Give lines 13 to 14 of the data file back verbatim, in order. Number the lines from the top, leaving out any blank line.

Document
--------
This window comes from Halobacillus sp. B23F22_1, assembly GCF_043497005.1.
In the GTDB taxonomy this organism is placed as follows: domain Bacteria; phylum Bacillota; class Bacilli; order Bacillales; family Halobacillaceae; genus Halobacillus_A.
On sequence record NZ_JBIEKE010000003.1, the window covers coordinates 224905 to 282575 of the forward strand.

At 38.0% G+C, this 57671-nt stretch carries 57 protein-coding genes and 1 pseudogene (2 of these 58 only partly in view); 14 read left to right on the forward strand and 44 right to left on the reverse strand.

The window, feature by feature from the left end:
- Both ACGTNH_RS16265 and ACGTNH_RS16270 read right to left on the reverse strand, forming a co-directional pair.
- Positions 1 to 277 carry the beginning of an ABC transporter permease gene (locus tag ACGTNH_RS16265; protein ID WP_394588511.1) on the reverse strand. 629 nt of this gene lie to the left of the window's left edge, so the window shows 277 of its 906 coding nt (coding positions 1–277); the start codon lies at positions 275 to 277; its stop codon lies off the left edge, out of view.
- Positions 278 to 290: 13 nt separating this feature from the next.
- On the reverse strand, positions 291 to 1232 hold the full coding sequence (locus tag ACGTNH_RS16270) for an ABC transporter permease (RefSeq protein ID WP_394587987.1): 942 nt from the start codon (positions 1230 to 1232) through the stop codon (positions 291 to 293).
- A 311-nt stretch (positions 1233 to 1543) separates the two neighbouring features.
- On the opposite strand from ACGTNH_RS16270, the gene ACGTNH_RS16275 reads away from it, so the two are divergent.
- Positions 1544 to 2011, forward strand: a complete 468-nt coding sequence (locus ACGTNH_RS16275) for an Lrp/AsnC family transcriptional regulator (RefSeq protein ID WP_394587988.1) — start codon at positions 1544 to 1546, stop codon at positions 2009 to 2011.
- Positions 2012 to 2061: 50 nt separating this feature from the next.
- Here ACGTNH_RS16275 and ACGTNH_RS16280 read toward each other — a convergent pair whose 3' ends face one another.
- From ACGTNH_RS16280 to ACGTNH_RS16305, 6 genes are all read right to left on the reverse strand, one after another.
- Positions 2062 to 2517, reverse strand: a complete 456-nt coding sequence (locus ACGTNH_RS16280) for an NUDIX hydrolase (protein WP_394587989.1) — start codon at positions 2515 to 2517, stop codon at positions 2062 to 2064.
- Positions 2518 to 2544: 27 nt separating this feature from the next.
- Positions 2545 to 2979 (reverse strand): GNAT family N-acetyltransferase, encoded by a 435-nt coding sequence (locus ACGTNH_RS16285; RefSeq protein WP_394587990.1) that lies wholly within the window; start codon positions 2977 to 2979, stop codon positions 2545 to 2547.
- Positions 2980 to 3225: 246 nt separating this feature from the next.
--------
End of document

- Positions 2012 to 2061: 50 nt separating this feature from the next.
- Here ACGTNH_RS16275 and ACGTNH_RS16280 read toward each other — a convergent pair whose 3' ends face one another.